Business analysis is a discipline that requires a plethora of skills like reasoning ability, stakeholder management, domain knowledge and fluency in communication. These must be combined in the right proportions to identify, research and cater to needs that arise in a business. If you’re a business analyst, you must have an innate inquisitiveness coupled with the ability to ask questions the right way. That’s where your soft skills come in handy: They help you not sound offensive. Having been in the field for five years now, I would say that the best skill I can bring to my job is openness.
That term might be a bit amorphous, so let’s talk about precisely what “openness” means here. Openness is the ability to not restrict yourself from being frank, irrespective of any circumstances and consequences. I suggest that there are five places in which openness benefits your work as a business analyst: conversations, learning, creativity, negotiating and collaborating.
Being open to conversations allows you to learn things that will help your career in the long run. The more conversations, the merrier. When we BAs converse with others from similar or dissimilar skillsets, we tend to pick up important information related to projects. These tidbits can range from hidden requirements about the project to unspoken assumptions about its parameters as well as any constraints between different interfaces in a given system. Let’s consider a scenario where I’m talking to a technical expert about new advancements in technology. During my conversation with her, I may learn about a new software solution that has been rolled out with direct applications to my work. Without being open to the chat, I may have totally missed this product altogether. The more we engage with the people around us in our company, the more we can broaden our horizons.
Having said that conversations help you learn about things, I also want to note that openness to learning in itself is another crucial personality trait for business analysts. Grabbing opportunities to up- and reskill ourselves is key. For example, we’re usually not expected to know how to write code. Nevertheless, it’s still important to understand the logic behind the execution of a piece of code that accomplishes the various tasks we must complete. Although we’re not developers, and therefore not expected to know precisely how code works, it still impacts our jobs. If we don’t understand coding at all, how can we hope to explain to a developer what’s wrong if it’s not working? This knowledge is essential to bridging the gap between our roles and other parts of the company. Moreover, with the rapid pace of change in the tech sector, a good business analyst must commit to lifelong learning … or they’re not likely to be in business very long!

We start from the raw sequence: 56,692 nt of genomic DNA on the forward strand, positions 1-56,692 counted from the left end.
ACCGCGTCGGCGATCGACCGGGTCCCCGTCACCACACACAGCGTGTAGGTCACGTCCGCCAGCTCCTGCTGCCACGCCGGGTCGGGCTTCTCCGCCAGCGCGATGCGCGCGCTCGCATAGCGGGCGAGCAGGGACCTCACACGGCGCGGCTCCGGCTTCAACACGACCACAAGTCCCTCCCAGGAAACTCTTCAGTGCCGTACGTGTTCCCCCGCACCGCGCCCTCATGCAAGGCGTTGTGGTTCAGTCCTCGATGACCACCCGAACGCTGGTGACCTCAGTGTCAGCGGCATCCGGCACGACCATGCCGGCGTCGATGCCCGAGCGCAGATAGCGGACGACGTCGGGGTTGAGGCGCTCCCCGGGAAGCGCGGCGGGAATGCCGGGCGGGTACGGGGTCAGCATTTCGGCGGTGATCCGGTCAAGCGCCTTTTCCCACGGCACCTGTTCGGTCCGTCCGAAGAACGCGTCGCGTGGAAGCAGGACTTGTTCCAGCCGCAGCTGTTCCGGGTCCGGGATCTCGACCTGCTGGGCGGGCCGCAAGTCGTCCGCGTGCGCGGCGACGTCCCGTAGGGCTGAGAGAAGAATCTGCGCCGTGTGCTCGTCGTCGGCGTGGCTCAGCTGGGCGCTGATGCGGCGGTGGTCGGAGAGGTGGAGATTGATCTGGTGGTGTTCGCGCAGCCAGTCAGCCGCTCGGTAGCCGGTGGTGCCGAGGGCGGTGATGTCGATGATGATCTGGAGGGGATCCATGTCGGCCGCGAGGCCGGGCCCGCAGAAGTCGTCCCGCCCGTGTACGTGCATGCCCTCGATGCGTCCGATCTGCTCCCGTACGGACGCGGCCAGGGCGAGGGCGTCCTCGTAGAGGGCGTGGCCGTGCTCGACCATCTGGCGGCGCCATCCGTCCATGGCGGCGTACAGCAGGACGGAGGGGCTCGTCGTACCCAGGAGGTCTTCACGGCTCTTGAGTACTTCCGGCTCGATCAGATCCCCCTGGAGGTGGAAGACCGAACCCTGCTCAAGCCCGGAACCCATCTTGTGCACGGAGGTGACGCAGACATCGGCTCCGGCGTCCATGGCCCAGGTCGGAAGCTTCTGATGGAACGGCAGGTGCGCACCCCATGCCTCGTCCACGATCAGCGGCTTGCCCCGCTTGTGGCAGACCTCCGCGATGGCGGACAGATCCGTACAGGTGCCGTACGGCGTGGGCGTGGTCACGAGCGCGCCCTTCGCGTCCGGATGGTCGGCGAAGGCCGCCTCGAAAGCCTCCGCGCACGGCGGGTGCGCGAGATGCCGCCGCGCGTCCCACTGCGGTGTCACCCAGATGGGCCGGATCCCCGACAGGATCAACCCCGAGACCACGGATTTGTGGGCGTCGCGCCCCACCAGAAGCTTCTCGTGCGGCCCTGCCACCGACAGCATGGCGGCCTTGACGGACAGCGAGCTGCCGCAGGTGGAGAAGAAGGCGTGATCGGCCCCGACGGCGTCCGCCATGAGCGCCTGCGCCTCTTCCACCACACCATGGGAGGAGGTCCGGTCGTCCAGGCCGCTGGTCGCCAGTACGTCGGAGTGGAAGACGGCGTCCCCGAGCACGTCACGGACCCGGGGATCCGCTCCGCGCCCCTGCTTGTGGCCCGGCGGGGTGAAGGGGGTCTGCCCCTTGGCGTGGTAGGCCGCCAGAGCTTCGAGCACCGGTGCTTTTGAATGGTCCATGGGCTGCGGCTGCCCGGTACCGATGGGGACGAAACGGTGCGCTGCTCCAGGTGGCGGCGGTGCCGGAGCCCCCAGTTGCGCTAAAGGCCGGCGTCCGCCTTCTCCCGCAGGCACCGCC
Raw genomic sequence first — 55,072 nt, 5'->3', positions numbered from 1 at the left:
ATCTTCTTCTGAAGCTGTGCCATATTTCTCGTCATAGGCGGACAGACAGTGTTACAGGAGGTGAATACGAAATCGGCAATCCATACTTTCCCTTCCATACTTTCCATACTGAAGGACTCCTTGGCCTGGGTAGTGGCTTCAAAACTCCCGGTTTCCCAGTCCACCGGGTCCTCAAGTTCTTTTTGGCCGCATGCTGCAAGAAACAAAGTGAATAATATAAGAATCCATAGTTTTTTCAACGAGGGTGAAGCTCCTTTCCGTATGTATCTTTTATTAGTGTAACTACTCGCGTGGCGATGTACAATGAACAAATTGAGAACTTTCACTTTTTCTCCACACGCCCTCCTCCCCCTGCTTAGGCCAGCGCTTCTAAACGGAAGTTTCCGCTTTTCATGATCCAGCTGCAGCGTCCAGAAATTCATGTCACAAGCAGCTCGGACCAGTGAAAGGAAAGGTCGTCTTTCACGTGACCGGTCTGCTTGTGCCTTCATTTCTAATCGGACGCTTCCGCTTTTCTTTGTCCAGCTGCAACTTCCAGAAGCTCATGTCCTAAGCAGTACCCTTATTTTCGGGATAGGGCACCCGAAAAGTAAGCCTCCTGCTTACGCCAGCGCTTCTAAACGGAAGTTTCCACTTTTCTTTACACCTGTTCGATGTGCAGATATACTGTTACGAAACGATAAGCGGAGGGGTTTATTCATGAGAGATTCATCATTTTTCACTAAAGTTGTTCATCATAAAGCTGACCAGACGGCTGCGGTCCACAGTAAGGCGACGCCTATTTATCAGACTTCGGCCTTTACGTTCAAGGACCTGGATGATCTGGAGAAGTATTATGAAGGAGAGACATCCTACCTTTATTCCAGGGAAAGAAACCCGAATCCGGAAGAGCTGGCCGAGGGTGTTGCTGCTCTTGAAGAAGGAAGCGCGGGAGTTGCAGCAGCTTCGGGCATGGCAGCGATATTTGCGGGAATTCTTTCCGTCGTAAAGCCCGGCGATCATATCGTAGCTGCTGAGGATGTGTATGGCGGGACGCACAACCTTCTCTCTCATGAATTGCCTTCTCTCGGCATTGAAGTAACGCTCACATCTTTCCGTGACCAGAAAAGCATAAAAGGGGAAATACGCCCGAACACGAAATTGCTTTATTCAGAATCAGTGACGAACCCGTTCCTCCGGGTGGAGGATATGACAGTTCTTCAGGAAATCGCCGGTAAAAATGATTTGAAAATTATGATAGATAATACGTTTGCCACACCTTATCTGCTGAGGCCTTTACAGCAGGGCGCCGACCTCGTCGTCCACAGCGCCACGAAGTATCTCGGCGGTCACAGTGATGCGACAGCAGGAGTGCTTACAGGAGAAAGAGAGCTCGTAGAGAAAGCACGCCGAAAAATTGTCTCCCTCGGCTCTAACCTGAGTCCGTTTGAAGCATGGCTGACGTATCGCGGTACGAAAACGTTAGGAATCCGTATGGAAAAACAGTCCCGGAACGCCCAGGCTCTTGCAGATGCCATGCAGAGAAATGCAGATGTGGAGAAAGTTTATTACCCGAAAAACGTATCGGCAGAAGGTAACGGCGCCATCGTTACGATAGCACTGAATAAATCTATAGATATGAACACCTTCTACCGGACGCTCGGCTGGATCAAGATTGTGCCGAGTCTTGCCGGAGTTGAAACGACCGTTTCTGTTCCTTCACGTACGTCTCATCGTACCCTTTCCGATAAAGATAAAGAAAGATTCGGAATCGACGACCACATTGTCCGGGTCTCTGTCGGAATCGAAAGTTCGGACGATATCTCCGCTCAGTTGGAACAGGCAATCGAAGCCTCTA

Another vital aspect of the BA practice is openness to creativity. Pablo Picasso once said of his creative process that “Every act of creation is first an act of destruction.” Now, I’m not encouraging any sort of violence here! But openness to creativity will help you to destroy a lot of ambiguity. You should constantly embrace creativity in your practice as a business analyst. This might involve creating a mock-up of the expected outcome of a project, a relational database to visualize how the different elements of a business fit together, a data dictionary to define the attributes in a particular process or a simple flowchart to explain a functional requirement. All of these creations will reduce ambiguity in the long run and make life easy for the team responsible for implementation of any given task.
Negotiation, like your creative practice, is an art. It involves preparation, earning trust and then bargaining so that the agreement benefits all the stakeholders. Being open to negotiation will bring out ways in which you can improve your end product. Consider an example in which your customer has allocated a very small budget for your project, and you know, based on experience, that you’ll need more. Rather than just accepting the proposal and trying to work around it, what if you negotiate? Present a cost-benefit analysis and show them that you can get better end results with a bigger up-front investment. Don’t be afraid to use your expertise to make your case!
Finally, collaboration and stakeholder engagement are crucial. Let’s say we come across business stakeholders who are unable to present their expectations of a product in a conventional way. By being open to collaboration, we can conduct collaborative games to elicit requirements from them, including the product box or fishbowl methods and affinity mapping. The product box method encourages role play among participants to identify the features of a product that are likely to do well in the market. The fishbowl approach separates clients into groups of speakers and listeners in order to find and unpack assumptions that people may not be able to express fully. Affinity maps then allow the team to group all the similar features thus elicited through the games.
I know that a lot of us BAs follow the set processes within a project and restrict ourselves to adhering to conventional methods in our larger business analysis practice as well. Now that we know how being open can do wonders for a business analyst, it’s high time we incorporate these techniques into our work and reap the benefits.